This increased transparency and enhanced disclosures of costs will help the clients to fully understand the level, nature and rationale behind both a firm’s and a product’s charges. Therefore investors will be in a better position to evaluate their choices of investment firms to work with by comparing what each firm charges and how.
To add to the above, the new enhanced disclosure requirements will assist investors to have a wider cross boarder variety of investment firms and products to choose from when they will be making investment decisions. Investors will have a real choice of high quality products and providers spread across the whole EU.
- Enhanced information to the investor on suitability and appropriateness
MiFID requires IFs to obtain all necessary information from their clients to evaluate their knowledge and experience in the investment field as well as their financial situation and risk appetite in order to be in the best position to recommend investment services and financial instruments that are suitable to them. In case the investor does not provide the necessary information to the IF to allow it to evaluate the client, then the client should be informed that the firm cannot determine whether the service or product is appropriate for them.
MiFID II enhances the above requirement by including the need for IFs to further communicate to their clients appropriate guidance and warnings linked to the risks associated with the recommended financial instruments or investment strategies as well as the investor profile to which these recommended instruments are intended for (i.e. retail or professional investors). This will ensure that the clients will be sufficiently warned prior to making any investment decisions and thus they will be able to make better and informed decisions based on their risk appetite and financial profile. The new requirement matched to the requirement to disclose the range (narrow or wide) on which the investment advice was made on, will further allow the investors to clearly connect the risks and the returns of any type of investment recommendation made by the IF.
This suitability and appropriateness regulation aims at better investor protection and will limit the ability of IFs to make profits by taking into advantage their clients’ limited knowledge and experiences in the field of financial products. This requirement ensures that in no circumstances, investors will be deceived by IFs to invest in financial instruments which they do not understand and which do not match their financial and risk profile.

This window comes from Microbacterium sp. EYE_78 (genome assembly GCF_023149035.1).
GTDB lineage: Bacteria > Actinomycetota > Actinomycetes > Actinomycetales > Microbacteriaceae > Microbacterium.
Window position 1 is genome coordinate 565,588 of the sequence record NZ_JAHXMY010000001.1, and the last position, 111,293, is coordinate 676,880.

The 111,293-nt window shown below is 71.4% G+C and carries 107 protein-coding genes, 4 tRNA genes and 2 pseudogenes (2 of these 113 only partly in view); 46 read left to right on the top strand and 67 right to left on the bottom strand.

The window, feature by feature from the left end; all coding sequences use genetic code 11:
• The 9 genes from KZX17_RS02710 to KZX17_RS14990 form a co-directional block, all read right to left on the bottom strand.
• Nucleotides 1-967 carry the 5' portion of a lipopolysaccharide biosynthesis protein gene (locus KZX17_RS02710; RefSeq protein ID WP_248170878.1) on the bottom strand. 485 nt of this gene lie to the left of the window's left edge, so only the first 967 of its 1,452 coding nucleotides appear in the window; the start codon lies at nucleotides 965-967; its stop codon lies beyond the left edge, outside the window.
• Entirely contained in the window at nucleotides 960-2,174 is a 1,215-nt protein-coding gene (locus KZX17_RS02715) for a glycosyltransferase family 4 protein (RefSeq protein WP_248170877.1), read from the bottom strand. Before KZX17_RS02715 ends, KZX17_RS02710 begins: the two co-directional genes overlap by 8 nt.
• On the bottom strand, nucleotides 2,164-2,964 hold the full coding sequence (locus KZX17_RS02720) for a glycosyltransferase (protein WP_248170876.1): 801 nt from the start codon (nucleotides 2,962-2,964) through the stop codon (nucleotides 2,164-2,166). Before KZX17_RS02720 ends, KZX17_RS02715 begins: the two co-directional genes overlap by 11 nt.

- Better product governance
MiFID II requires firms to build up financial products based on the investors’ need and not based on the firm’s profitability potential. Firms will have to identify a target market for each of the products that they produce or sell. Those target markets will be distinguished by the specific investor profiles which will have to match the nature and the risks of the financial product. It is imperative for firms to first understand the nature and risks of those financial instruments before linking them to investor profiles.
In order to achieve all the above, MiFID II requires firms to have stricter internal requirements to govern design and distribution of financial instruments and products. The ultimate goal is to ensure that each product is only manufactured, recommended and ultimately sold to clients who match the investor profile for which the product was designed for in the first place.
The regulation of product design and distribution is a key improvement of MiFID II which aims at better investor protection and will ensure that low quality products aiming at higher profit margins for the firms will be less likely to be promoted to the investors.
Remaining positive for the future of the Financial Services Industry
To conclude, the EU market of financial services is at the right path to improve investors’ protection and therefore investors’ trust and confidence. Regulations and Directives like MiFID are continuously enhanced in the light of the financial crisis, the market changes and the continuous innovation linked to the available market places. We should remain positive that all changes are aiming towards better investor protection which will in turn grant a more stable and secure future for the wider financial services industry.
As Jonathan Hill (EU Commissioner for Financial Stability, Financial Services and Capital Markets Union) said,
“Bringing financial services back to the people they serve is the right way to think about things. It is why early on I said that I wanted to turn the telescope round and look at retail financial services from the point of view of the consumer. It is why I am keen to open up markets to deliver more choice and better service so that people can see more examples of how the EU benefits them. And it is why the retail investor has to be at the heart of the work I am doing to build a single market in capital.
Trust is the bedrock of the financial system. It needs to be won back after the financial crisis and some of the scandals we have seen.”